How to Become Faster On The Field

Reactive Agility


That’s what many people notice when they see a session done at Superior Athletics. Imperfect drills, frustration, elation, all common themes. We wouldn’t want it any other way.

80% of the drills that we do have some form of reactive component to them, even down to drills such as marching and skipping; common drills with an uncommon twist.

We receive messages from athletes, and questions from parents asking, what is going on there? The kids don’t look fast. They make a ton of mistakes. At times it looks like they are getting worse and not better, not what Instagram has lead you to believe a “speed” session should look like.

Reactive agility isn’t sexy. It doesn’t always play nice. Yet, after over a decade coaching athletes, and nearly 1,000 athletes trained, we wouldn’t trade our ugly drills for beautiful ones any day.

Defining Reactive Agility

Reactive agility is the ability to use speed, change of direction, and decision making under the duress of an increasing number of unknown variables.

More plainly, we continue to change the variables that an athlete must sift through before getting the body to move in the fashion which is most desirable. Training in this way allows us to work equally on the brain of an athlete as it does the actual hardware of performance.

Purpose and Pressure

Speed and agility are hated in strength and conditioning circles because people will say you can’t train speed. The start of this idea is founded in track and field, where the best athletes in this sport have more to do with genetics than acquired skills.

Reactive agility is designed for the field sports athlete that must learn to be fast beyond a straight line, and often is tasked with a decision-making process that slows both body and brain.

Drills are created with a purpose – jab steps, hip flips, t-steps, crossovers, shuffles, and a myriad of other movements all have a purpose on the field. In the past, coaches would just set up a cone in one place and then in another and asked the athlete to go from A to B and back again. Here the athlete has what we call a “known, known” drill. They easily know when to go and they knew where to go.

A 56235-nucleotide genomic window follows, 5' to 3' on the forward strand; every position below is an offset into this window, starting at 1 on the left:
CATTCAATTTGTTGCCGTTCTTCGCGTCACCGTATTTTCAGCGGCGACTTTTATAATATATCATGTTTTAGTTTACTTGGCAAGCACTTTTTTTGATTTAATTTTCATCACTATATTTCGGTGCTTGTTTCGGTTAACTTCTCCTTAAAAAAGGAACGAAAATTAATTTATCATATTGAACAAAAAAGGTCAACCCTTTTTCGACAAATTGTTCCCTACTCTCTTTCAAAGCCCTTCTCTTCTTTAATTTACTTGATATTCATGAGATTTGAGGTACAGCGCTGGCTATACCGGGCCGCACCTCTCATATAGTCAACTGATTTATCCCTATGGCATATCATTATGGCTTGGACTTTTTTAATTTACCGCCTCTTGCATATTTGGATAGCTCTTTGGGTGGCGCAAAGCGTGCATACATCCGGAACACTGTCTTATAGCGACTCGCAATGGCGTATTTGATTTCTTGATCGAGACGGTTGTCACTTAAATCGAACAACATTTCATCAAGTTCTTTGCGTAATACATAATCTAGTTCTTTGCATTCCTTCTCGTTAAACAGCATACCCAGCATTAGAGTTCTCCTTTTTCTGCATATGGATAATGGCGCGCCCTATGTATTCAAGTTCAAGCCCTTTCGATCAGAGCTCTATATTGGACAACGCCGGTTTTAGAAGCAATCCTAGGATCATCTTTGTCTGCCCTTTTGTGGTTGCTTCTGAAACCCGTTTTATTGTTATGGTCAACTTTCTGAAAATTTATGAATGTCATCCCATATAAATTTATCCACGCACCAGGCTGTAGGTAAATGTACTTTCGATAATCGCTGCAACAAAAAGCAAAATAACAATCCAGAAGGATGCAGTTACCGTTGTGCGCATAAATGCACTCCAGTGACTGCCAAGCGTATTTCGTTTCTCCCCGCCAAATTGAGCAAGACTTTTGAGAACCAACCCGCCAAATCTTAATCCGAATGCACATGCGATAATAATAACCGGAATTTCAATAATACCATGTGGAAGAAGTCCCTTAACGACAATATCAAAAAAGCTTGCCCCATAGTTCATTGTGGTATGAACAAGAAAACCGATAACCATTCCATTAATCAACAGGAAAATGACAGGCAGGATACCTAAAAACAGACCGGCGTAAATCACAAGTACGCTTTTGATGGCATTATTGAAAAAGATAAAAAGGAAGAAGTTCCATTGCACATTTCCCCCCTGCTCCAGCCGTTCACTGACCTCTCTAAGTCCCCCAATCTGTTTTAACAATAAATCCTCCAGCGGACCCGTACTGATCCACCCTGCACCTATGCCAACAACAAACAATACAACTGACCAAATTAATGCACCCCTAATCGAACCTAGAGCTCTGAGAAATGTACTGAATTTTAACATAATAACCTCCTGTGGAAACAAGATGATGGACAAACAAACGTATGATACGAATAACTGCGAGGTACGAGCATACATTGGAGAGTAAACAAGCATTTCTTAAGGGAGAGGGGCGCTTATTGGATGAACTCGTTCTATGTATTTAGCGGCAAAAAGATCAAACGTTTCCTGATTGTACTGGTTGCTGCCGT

Reactive agility continues to open the world for the athlete to use skills. We can progress to a drill that is “known-unknown”, where they know when to go but the rest is variable. We also can have “unknown, known” where the athlete does not know where the initiation will start but knows where to go when the times comes.

Lastly, we have more open free-form drills, where an athlete is tasked with making their decision in real time and at high speed. This is where we can shrink a few external variables, but task the athlete with solving problems in their own way, under pressure, and at speed.

A note on pressure. We need to subject an athlete with pressure in their decision-making process. Pressure has a tendency to change the dynamic of a session. Where a known-known drill provides safety, we can still add pressure to this drill in the form of competition. This quickens the brain and changes the perception of the exact same drills.

We don’t desire to create complete safety for athletes, but rather to offer ever-increasing doses of stress to bring your confidence in competition up.

When you compete in small ways all the time, it’s easier to begin defaulting to enjoy the pressure.

Sport Analysis

Legendary coach Mike Boyle wrote years ago that when trying to talk to an athlete you must “speak coach”. This breaks down to understanding the roles and actions of the sport in order to connect athletes and parents to the why of a drill.

For example:

We medball slam to work on your ability to stop with greater amounts of tension, this will help you playing soccer as you will need to come in and out of cuts better. If we do that, we can stay in front of the forward better and lock down our position on defense.”

We medball slam to work on creating more power and tension down into the ground through our whole body, this will help you playing basketball as you try to get up and dunk more consistently. If we can do this easier, we can show off your explosiveness more often.”